Microsoft Exchange 0-Day Vulnerability Incident

As you have likely seen in the news, Microsoft Exchange servers were the target of a 0-day vulnerability attack that resulted in (and continues to produce) thousands of compromised accounts and ransomware infections. What happened in this attack and what steps did CIO Solutions take to protect our clients?

Incident Background

On March 2, 2021, Microsoft publicly reported that they had “detected multiple 0-day exploits being used to attack on-premises versions of Microsoft Exchange Server in limited and targeted attacks. In the attacks observed, the threat actor used these vulnerabilities to access on-premises Exchange servers which enabled access to email accounts and allowed the installation of additional malware to facilitate long-term access to victim environments. Microsoft Threat Intelligence Center (MSTIC) attributes this campaign with high confidence to HAFNIUM, a group assessed to be state-sponsored and operating out of China, based on observed victimology, tactics, and procedures.”

According to cybersecurity firm, Volexity (which Microsoft credits for identifying initial exploits) hackers began stealthily targeting Exchange servers “in early January.”

After publicly reporting the vulnerabilities on March 2, Microsoft released security patches for multiple versions of Exchange. These patches were “out of band”, meaning they were released outside of typical launches in urgent response to this threat.

This was a necessary step for mitigating the impact of the attack. Unfortunately, the exploit was in use before the patch was released. Additionally, this attack was sophisticated and novel. In late February, just before Microsoft publicly released its security patch, security researchers observed an automated second wave of attacks. These targeted victims across industries.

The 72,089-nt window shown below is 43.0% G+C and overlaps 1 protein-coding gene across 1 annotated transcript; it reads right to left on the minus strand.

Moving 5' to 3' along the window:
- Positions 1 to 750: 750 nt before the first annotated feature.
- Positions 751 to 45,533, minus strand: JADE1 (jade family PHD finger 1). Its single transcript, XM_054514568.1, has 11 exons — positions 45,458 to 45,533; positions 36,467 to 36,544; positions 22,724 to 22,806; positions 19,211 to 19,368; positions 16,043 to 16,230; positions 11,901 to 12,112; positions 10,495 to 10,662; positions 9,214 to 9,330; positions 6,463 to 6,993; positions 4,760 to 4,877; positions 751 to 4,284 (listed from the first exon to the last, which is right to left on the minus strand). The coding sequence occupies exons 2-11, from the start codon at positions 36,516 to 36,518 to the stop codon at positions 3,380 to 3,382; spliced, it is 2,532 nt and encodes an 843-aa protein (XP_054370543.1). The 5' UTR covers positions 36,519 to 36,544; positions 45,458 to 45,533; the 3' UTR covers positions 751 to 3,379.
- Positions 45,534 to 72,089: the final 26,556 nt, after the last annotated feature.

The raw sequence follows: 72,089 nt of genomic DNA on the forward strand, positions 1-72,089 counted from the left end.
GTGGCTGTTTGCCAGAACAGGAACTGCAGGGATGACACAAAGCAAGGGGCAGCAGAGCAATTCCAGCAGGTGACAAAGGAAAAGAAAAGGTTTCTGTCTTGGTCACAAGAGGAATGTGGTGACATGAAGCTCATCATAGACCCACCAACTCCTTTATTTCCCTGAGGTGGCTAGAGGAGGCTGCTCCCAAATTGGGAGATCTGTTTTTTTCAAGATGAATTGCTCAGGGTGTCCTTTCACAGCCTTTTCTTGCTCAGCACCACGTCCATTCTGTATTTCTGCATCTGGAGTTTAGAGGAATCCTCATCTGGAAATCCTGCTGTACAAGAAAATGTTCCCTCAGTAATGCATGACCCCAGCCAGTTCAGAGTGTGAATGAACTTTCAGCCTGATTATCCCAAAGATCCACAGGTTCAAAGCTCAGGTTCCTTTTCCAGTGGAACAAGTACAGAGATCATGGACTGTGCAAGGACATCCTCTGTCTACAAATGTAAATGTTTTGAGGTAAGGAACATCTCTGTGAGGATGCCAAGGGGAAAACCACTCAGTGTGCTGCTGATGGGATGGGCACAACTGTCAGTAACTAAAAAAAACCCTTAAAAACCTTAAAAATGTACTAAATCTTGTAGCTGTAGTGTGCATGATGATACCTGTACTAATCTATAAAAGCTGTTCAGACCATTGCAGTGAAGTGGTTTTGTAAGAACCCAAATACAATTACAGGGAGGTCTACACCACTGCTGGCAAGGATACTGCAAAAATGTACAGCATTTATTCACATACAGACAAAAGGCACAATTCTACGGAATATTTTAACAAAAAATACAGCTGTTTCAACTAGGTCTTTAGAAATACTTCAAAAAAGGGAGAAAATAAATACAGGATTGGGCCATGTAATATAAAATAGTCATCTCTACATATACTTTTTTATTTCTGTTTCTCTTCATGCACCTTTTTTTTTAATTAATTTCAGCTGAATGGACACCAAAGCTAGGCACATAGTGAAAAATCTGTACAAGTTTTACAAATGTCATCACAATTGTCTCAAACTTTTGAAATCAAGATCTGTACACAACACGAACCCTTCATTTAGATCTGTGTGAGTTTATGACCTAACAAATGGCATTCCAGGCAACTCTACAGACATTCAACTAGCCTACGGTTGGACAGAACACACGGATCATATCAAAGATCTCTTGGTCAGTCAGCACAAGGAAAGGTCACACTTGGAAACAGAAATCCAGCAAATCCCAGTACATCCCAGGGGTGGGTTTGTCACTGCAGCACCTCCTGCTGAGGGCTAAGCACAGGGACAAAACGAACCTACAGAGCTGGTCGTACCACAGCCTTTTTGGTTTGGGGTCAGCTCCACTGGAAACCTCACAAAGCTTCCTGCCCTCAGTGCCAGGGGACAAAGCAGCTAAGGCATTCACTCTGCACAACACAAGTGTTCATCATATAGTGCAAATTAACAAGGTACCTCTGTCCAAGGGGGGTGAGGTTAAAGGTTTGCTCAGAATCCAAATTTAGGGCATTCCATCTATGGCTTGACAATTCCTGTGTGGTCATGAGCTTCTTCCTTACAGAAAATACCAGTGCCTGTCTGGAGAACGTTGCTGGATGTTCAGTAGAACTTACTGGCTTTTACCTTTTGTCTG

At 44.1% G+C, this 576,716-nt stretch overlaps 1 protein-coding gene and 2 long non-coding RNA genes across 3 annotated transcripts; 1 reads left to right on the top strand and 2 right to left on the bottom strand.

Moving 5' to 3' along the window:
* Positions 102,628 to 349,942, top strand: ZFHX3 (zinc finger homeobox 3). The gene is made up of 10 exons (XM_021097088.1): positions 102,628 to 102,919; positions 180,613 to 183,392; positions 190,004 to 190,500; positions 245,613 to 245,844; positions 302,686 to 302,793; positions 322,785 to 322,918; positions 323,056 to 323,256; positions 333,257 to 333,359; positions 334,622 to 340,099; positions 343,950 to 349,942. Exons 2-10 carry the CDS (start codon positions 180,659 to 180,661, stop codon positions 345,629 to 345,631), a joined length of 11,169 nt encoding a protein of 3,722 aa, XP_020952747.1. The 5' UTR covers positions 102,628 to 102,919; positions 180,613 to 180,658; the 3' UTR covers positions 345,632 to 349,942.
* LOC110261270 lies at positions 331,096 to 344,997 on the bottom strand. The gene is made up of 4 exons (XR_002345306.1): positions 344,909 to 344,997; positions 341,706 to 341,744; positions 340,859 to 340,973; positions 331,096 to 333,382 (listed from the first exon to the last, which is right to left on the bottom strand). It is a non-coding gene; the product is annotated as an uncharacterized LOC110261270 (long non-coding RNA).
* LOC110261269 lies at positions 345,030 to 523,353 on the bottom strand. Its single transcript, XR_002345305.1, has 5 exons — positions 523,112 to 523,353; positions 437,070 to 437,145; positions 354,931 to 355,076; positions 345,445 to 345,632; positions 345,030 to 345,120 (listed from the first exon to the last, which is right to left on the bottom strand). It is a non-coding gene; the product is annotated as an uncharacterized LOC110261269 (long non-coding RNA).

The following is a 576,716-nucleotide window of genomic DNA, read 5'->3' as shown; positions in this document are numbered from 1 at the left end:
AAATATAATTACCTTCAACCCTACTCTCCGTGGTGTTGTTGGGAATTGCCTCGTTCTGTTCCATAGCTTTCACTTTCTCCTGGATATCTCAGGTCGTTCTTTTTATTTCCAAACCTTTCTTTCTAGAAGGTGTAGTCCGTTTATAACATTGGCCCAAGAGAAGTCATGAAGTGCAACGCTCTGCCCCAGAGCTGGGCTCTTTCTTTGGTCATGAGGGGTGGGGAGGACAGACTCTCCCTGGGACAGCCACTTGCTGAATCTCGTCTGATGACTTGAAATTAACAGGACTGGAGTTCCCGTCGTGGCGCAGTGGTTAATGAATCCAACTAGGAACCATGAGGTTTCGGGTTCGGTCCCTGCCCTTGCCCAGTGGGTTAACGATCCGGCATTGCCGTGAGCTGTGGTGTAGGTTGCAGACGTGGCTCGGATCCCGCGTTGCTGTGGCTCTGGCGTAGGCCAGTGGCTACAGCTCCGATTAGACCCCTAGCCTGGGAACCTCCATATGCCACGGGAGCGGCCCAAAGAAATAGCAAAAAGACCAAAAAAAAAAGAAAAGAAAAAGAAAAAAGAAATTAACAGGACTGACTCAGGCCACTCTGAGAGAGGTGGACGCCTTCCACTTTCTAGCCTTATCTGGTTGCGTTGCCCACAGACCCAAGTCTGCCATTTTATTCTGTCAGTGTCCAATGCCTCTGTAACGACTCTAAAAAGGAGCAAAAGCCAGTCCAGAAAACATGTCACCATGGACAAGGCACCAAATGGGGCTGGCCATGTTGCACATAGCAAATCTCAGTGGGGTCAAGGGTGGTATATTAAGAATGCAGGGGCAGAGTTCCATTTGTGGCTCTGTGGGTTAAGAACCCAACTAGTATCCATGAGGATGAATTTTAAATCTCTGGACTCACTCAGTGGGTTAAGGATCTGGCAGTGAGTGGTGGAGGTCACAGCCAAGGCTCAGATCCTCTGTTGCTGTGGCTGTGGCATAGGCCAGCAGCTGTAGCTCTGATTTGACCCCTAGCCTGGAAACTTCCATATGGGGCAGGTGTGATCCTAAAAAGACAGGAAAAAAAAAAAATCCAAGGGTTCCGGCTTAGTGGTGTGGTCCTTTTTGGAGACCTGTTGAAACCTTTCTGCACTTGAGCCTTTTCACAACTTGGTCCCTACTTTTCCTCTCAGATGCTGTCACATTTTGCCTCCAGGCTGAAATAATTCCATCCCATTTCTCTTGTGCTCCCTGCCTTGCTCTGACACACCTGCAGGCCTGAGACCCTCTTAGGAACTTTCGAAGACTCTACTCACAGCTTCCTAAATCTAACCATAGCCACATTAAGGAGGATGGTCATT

CIO Solutions’ response

Upon determining the severity of this attack and consulting with our Information Security experts, we immediately began implementing measures to mitigate the impact of the attack. The day the security patch was released by Microsoft, we instated emergency patch windows outside of our standard patch schedule. Our engineers worked tirelessly over the next few days and the weekend to ensure that all necessary steps were taken to protect our clients.

Due to the timing and severity of the attack, the patches alone are not able to eliminate compromise. The unique nature of this threat was not yet understood and detected by Antivirus software. In addition to the recommended patching, we also installed additional threat monitoring tools and implemented mass password resets across user, service, and administrator accounts to clients potentially impacted by this vulnerability (Note: Only clients with on-premise Exchange servers were impacted by this incident.  Clients in CIO Cloud and CIO Hosted Email or Office 365 were not). Once we learned that a specific Antivirus software evolved to be capable of detecting the compromise, we also deployed this software.

Support Implications

With any major security threat, maintaining productivity and security is a balancing act. Our team worked diligently to ensure that we were at the forefront of implementing these proactive security measures. Our goal is always to protect our clients while at the same time, continuing to provide the same level of support and responsiveness that our clients expect.

Please be aware that with this increased demand on our teams, our ability to respond to more routine support requests may have been impacted. We appreciate your understanding and cooperation as we continue to work through the challenges posed by the ever-evolving threat landscape.

For additional information on the vulnerability, please see the resources below: